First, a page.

#18 RHP Gabriel Ynoa
Ht: 6’2″ Wt: 205 Level: Triple-A Las Vegas 51s and New York Mets
B/T: R/R Age: 05/26/1993 (23) Age Dif: -3.7 (w/ Triple-A Las Vegas)
Acquired: Signed by the New York Mets as a international free agent on Nov. 19, 2009.
Last Year: #14
2016 Statistics: 25 G, 154.1 IP, 12-5 W-L, 3.97 ERA, 1.361 WHIP, .285 BAA, 78/40 K/BB, 15 HR (Triple A)
10 G, 3 GS, 18.1 IP, 1-0 W/L, 6.38 ERA, 1.80 WHIP, .333 BAA, 17/7 K/BB, 0 HR (MLB)
If it feels like you’ve heard the name Gabriel Ynoa for years now, you’re not mistaken. Ynoa was signed by the New York Mets as an international free agent from the Dominican Republic in November 2009. He burst onto the scene in his first professional season in 2010 with the Dominican Summer League Mets 2, leading the team in wins (5), innings pitched (72.1), and posting a sparkling 1.99 ERA, all while doing so at close to two years younger than the competition (-1.9).
While not a strikeout pitcher, averaging only 4.4 K/9 in his first professional season, what Ynoa set a precedent with was his pinpoint control, as he allowed only 1.0 BB/9 in the 14 games he pitched in ’10. In fact, Ynoa has kept up with that trend; for his minor league career, which accounts for 136 games (128 of them starts), Ynoa owns a 1.5 BB/9.
Ynoa sits in the low 90s with his fastball, but can ramp it up to 96 mph. Ynoa’s arsenal consists of a four-seam fastball, hard sinker, curve, slider, and changeup. Despite Ynoa’s low strikeout total, he limits the damage done against opponents by his low HR/9 and BB/9 numbers in the minor leagues.
Splitting time with the Kingsport Mets and GCL Mets in ’11 to auspicious results (3.21 ERA with 0.6 BB/9 over 56 IP), Ynoa took it to another level in ’12 with the Brooklyn Cyclones, where he posted a 5-2 record with a 2.23 ERA and 0.926 WHIP (12th in the NYPL). Ynoa also posted his best K/9 of his minor league career with the Cyclones at 7.5, while only allowing 10 walks in 76.2 innings pitched. The ’12 season also saw Ynoa get ranked as the No. 20 prospect in the Mets organization by Baseball America. Ynoa would be featured in the top 16 by Baseball America from 2013-15, and for 2017’s Top 10 Mets prospects, would place 9th on the list.
Ynoa would get the chance to pitch a full-season in ’13 with the former Savannah Sand Gnats (now Columbia Fireflies), where he was the clear ace of the staff, posting a 15-4 record (best among the Sand Gnats and the South Atlantic League), 2.72 ERA, 1.025 WHIP, and 1.1 BB/9 (3rd best in the league). His best two months were in June and August, where Ynoa combined to go 6-0 with a 1.71 ERA in eight starts.
After his successful campaign in Savannah, which saw him take home the Sterling Pitcher of the Year award, Ynoa spent the ’14 season splitting time between the Advanced A St. Lucie Mets, and the Double A Binghamton Mets. He struggled in April while with St. Lucie, posting a 6.93 ERA in five starts with an uncharacteristic nine walks in 24.2 innings pitched. He improved in May to a 1.45 ERA in 31 innings of work. Ynoa was promoted to Binghamton in early July, but pitched to rather pedestrian results: 3-2 record with a 4.23 ERA and a 1.303 WHIP. Combined, Ynoa allowed 10.3 H/9 between St. Lucie and Binghamton, a career worst. His 1.311 WHIP was also a career worst for the right-hander.
The Mets had Ynoa repeat his season in Binghamton in ’15, before he was assigned to Triple A Las Vegas for the ’16 season. He survived the dry air of Vegas in 25 starts for the most part, posting a 12-5 record with a 3.97 ERA, however, his BB/9 increased to 2.3, a career worst. Ynoa continued to struggle against left-handed hitters though, where they teed off to an OPS of .873, compared to his .686 OPS against righties. The last time Ynoa held left handed hitters to an OPS under .600 was in ’13, and has only registered an OPS under .600 against LHH twice in his career.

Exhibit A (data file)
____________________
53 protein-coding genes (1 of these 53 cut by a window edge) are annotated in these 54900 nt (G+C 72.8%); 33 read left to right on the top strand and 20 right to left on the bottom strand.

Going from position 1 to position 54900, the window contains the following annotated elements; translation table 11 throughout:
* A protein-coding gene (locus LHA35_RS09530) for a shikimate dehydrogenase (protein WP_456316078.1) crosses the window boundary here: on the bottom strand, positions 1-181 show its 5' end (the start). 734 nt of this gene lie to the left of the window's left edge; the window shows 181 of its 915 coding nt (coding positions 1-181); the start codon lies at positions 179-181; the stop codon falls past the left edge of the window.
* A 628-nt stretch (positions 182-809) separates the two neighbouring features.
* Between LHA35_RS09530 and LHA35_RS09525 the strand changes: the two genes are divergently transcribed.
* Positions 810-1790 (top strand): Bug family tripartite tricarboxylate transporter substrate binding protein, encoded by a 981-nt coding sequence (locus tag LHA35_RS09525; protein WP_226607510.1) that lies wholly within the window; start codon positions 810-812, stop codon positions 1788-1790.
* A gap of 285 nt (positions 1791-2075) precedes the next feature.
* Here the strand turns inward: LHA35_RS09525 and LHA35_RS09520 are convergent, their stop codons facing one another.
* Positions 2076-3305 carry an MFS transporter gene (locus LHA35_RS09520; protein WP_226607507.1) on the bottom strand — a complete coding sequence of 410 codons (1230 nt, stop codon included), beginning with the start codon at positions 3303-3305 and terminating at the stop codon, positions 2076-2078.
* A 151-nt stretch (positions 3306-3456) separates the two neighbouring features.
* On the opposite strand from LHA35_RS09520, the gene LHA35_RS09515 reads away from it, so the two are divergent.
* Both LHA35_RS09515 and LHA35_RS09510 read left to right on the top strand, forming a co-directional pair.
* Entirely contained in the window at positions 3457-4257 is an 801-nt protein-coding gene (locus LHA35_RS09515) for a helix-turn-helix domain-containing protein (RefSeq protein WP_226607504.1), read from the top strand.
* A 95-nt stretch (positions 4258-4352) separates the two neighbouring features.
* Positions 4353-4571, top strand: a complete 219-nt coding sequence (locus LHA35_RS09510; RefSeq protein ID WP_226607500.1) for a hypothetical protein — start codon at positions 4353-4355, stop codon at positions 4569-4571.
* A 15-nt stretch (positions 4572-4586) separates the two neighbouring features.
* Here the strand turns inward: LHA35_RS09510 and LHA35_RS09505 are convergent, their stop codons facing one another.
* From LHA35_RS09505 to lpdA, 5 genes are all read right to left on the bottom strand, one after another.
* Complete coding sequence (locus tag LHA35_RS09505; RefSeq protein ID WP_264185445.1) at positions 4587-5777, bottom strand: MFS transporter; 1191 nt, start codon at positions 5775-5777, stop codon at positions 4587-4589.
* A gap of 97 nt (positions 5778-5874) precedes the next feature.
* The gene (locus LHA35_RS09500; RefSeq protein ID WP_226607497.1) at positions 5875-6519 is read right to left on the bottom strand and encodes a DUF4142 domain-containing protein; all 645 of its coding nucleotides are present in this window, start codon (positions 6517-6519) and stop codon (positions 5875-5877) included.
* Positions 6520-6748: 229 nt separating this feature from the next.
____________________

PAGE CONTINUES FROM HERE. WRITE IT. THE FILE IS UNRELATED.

The big club was in need of a fresh arm in August, after the Logan Verrett fifth starter experiment failed after he went seven starts between July 9 and August 12, allowing 29 earned runs and 18 walks. Ynoa made his major league debut on August 13 (the same day as his promotion) and was the winning pitcher of record as he pitched a clean 11th inning of a 3-2 extra-innings Mets win against the San Diego Padres. Ynoa would go on to make three spot starts for the Mets in September and October, posting a 3.18 ERA in 11.1 innings pitched, striking out 11 while walking four.
Mike M adds…
Ynoa averaged 94.3 MPH with his fastball in the big leagues and also threw his slider 28% of the time. With some more time with Dan Warthen to refine his slider and additional bullpen experience I believe he can be a viable option for the Mets as a reliever in 2017. The fastball played up in his relief appearances, and while they weren’t pretty (11.57 ERA), he had little to no experience as a reliever when the Mets (Terry Collins) thrust him into that role. Hopefully the Mets will use him in the pen this spring so he can become better adjusted to that role if that’s what he’s needed for.
The changeup is a pitch that has always been a positive for Ynoa, but he got away from using that during his big league stint and I believe that was part of his troubles during his first major league taste.
Ynoa will likely be insurance for the Mets to begin the ’17 season. With the return of Harvey, deGrom, Wheeler, and Matz, not to mention Syndergaard, Lugo, and Gsellman, the Mets have a plethora of starting rotation options, which means it’s likely we see Wheeler and/or Lugo end up in the bullpen to begin the year. With that said, Ynoa should be pitching every fifth day for Las Vegas, where he’ll get consistent starts. Having a surplus of back end starting pitching is always a good thing, and there’s some that view Ynoa more favorably out of the pen, especially with the uptick in K/9 while with the Mets at the end of the year (8.3 K/9, a career high).
2017 MMO TOP 30 PROSPECTS